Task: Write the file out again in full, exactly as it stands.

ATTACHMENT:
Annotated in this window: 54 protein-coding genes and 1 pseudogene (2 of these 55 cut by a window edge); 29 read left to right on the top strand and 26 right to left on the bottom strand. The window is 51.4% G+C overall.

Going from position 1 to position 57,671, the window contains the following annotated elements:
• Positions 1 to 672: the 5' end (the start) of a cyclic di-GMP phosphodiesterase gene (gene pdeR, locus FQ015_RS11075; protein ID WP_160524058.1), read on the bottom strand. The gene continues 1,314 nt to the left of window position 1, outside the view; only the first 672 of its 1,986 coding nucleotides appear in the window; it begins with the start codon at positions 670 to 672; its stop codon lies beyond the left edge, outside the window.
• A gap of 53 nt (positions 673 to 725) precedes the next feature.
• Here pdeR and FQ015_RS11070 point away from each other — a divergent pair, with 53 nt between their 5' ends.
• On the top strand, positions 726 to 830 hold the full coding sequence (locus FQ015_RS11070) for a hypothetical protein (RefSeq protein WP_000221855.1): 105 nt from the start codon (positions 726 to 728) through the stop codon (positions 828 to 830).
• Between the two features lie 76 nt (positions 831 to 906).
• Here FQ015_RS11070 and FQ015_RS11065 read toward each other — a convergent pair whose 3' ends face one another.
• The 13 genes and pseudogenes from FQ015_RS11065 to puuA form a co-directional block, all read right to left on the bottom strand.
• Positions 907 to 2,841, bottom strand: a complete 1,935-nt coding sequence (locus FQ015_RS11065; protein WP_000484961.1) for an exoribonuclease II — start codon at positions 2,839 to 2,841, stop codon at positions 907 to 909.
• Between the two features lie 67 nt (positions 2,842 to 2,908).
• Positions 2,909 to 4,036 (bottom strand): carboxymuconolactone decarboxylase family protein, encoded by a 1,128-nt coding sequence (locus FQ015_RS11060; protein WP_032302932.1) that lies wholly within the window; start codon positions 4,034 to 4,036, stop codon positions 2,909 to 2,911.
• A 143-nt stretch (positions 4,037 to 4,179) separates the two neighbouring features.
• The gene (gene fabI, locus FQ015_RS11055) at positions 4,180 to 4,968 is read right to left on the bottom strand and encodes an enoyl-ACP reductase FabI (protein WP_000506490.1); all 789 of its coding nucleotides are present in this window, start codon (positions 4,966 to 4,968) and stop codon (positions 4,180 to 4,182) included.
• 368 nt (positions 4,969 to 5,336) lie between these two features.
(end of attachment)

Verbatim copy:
Annotated in this window: 54 protein-coding genes and 1 pseudogene (2 of these 55 cut by a window edge); 29 read left to right on the top strand and 26 right to left on the bottom strand. The window is 51.4% G+C overall.

Going from position 1 to position 57,671, the window contains the following annotated elements:
• Positions 1 to 672: the 5' end (the start) of a cyclic di-GMP phosphodiesterase gene (gene pdeR, locus FQ015_RS11075; protein ID WP_160524058.1), read on the bottom strand. The gene continues 1,314 nt to the left of window position 1, outside the view; only the first 672 of its 1,986 coding nucleotides appear in the window; it begins with the start codon at positions 670 to 672; its stop codon lies beyond the left edge, outside the window.
• A gap of 53 nt (positions 673 to 725) precedes the next feature.
• Here pdeR and FQ015_RS11070 point away from each other — a divergent pair, with 53 nt between their 5' ends.
• On the top strand, positions 726 to 830 hold the full coding sequence (locus FQ015_RS11070) for a hypothetical protein (RefSeq protein WP_000221855.1): 105 nt from the start codon (positions 726 to 728) through the stop codon (positions 828 to 830).
• Between the two features lie 76 nt (positions 831 to 906).
• Here FQ015_RS11070 and FQ015_RS11065 read toward each other — a convergent pair whose 3' ends face one another.
• The 13 genes and pseudogenes from FQ015_RS11065 to puuA form a co-directional block, all read right to left on the bottom strand.
• Positions 907 to 2,841, bottom strand: a complete 1,935-nt coding sequence (locus FQ015_RS11065; protein WP_000484961.1) for an exoribonuclease II — start codon at positions 2,839 to 2,841, stop codon at positions 907 to 909.
• Between the two features lie 67 nt (positions 2,842 to 2,908).
• Positions 2,909 to 4,036 (bottom strand): carboxymuconolactone decarboxylase family protein, encoded by a 1,128-nt coding sequence (locus FQ015_RS11060; protein WP_032302932.1) that lies wholly within the window; start codon positions 4,034 to 4,036, stop codon positions 2,909 to 2,911.
• A 143-nt stretch (positions 4,037 to 4,179) separates the two neighbouring features.
• The gene (gene fabI, locus FQ015_RS11055) at positions 4,180 to 4,968 is read right to left on the bottom strand and encodes an enoyl-ACP reductase FabI (protein WP_000506490.1); all 789 of its coding nucleotides are present in this window, start codon (positions 4,966 to 4,968) and stop codon (positions 4,180 to 4,182) included.
• 368 nt (positions 4,969 to 5,336) lie between these two features.